Egypt is not Tunisia. It's much bigger. Eighty million people, compared with 10 million. Geographically, politically, strategically, it's in a different league – the Arab world's natural leader and its most populous nation. But many of the grievances on the street are the same. Tunis and Cairo differ only in size. If Egypt explodes, the explosion will be much bigger, too, reports London's Guardian newspaper.
Egyptians have been here before. The so-called Cairo spring of 2005 briefly lifted hopes of peaceful reform and open elections. Those hopes died, like autumn leaves, blown away by a withering sirocco of regressive measures and reimposed emergency laws. Food and price riots in Mahalla el Kubra in 2008 briefly raised the standard of revolt again. They were quickly suppressed.
But Tuesday's large-scale protests were different in significant ways, sending unsettling signals to a regime that has made complacency a way of life. "Day of Rage" demonstrators in Cairo did not merely stand and shout in small groups, as is usual. They did not remain in one place. They joined together – and they marched. And in some cases, the police could not, or would not, stop them.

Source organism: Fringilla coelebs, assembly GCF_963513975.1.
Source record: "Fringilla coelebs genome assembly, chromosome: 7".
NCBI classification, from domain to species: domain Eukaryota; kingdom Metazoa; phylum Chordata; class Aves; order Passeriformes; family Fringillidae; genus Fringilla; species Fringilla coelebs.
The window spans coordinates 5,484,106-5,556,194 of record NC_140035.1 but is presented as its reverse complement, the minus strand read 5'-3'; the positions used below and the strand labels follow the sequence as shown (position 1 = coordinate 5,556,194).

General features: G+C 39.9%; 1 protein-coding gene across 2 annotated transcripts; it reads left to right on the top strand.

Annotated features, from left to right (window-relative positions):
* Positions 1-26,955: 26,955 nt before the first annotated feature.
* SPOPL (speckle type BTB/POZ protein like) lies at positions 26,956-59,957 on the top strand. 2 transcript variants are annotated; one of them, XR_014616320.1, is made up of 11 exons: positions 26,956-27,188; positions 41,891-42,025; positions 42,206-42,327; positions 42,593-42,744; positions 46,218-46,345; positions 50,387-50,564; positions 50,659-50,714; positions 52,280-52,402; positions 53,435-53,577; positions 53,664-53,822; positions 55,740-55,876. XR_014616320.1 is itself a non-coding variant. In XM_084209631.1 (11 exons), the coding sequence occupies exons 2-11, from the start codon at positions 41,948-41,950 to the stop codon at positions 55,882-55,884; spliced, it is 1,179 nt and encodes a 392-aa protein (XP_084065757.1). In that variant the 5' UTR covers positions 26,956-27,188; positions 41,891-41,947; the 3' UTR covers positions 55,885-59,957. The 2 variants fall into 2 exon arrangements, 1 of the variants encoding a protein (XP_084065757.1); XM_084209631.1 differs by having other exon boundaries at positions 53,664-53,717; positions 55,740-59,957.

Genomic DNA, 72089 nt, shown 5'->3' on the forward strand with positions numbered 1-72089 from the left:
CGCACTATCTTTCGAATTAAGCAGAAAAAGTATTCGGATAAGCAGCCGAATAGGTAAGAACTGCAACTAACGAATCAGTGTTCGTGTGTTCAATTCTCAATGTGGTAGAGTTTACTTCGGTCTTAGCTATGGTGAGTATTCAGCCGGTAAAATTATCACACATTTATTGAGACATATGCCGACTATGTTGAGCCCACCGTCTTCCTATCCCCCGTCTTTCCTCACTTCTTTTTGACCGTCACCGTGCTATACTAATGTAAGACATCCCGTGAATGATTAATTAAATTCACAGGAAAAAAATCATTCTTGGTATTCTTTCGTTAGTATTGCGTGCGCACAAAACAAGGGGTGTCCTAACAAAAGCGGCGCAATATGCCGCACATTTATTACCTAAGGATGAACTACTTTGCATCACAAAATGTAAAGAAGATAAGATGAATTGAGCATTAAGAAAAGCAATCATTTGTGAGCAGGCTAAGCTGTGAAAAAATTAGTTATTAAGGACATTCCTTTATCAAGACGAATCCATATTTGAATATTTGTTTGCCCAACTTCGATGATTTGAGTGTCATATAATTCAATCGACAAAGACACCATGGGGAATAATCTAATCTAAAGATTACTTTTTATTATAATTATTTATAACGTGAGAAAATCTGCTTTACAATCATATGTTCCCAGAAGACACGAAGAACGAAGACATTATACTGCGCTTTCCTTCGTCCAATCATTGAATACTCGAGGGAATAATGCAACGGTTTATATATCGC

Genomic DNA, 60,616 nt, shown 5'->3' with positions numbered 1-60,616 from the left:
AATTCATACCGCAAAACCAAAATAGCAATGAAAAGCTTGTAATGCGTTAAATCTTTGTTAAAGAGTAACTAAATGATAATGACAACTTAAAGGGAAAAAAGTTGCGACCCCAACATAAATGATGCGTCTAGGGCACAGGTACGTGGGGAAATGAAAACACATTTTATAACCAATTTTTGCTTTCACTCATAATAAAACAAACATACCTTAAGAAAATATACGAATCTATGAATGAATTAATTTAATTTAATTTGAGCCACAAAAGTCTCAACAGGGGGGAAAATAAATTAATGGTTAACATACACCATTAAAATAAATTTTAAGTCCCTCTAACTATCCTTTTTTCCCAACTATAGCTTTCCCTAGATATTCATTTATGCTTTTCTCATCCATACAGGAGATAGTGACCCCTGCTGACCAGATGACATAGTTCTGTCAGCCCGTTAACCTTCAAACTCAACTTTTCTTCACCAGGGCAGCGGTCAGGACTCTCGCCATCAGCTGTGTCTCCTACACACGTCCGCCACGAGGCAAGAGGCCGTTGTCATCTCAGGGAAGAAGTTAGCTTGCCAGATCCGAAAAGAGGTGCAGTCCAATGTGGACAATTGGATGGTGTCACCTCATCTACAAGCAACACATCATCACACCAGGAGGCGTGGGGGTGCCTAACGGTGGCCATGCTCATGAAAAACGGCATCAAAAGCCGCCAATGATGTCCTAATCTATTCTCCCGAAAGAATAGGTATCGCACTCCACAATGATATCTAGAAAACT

This took President Hosni Mubarak and his ministers way out of their comfort zone. Interior minister Habib al-Adli had said earlier he held no objection to stationary protests by small groups. But marching en masse, uncontrolled and officially undirected, along a central Cairo boulevard, heading for the regime heartland of Tahrir Square – this was something new and dangerous.
Read the entire story at guardian.co.uk
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